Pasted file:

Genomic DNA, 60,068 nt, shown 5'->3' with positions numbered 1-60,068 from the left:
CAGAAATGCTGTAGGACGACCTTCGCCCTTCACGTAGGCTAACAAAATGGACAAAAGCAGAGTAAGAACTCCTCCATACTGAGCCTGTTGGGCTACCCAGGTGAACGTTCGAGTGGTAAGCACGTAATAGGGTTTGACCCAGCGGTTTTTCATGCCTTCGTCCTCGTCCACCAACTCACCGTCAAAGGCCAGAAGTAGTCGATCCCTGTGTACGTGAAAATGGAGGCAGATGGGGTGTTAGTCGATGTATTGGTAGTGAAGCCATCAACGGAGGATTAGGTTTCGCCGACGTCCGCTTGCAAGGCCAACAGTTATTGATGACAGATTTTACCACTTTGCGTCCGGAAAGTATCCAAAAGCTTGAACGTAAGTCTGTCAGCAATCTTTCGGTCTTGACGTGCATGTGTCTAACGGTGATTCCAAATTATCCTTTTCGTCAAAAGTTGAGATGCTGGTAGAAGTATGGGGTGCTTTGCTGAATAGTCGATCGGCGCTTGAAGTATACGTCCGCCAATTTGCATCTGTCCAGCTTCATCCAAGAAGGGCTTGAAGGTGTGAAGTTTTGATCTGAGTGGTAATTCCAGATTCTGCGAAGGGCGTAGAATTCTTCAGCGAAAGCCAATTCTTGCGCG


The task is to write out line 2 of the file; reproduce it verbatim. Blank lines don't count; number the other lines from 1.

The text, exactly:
CAGAAATGCTGTAGGACGACCTTCGCCCTTCACGTAGGCTAACAAAATGGACAAAAGCAGAGTAAGAACTCCTCCATACTGAGCCTGTTGGGCTACCCAGGTGAACGTTCGAGTGGTAAGCACGTAATAGGGTTTGACCCAGCGGTTTTTCATGCCTTCGTCCTCGTCCACCAACTCACCGTCAAAGGCCAGAAGTAGTCGATCCCTGTGTACGTGAAAATGGAGGCAGATGGGGTGTTAGTCGATGTATTGGTAGTGAAGCCATCAACGGAGGATTAGGTTTCGCCGACGTCCGCTTGCAAGGCCAACAGTTATTGATGACAGATTTTACCACTTTGCGTCCGGAAAGTATCCAAAAGCTTGAACGTAAGTCTGTCAGCAATCTTTCGGTCTTGACGTGCATGTGTCTAACGGTGATTCCAAATTATCCTTTTCGTCAAAAGTTGAGATGCTGGTAGAAGTATGGGGTGCTTTGCTGAATAGTCGATCGGCGCTTGAAGTATACGTCCGCCAATTTGCATCTGTCCAGCTTCATCCAAGAAGGGCTTGAAGGTGTGAAGTTTTGATCTGAGTGGTAATTCCAGATTCTGCGAAGGGCGTAGAATTCTTCAGCGAAAGCCAATTCTTGCGCG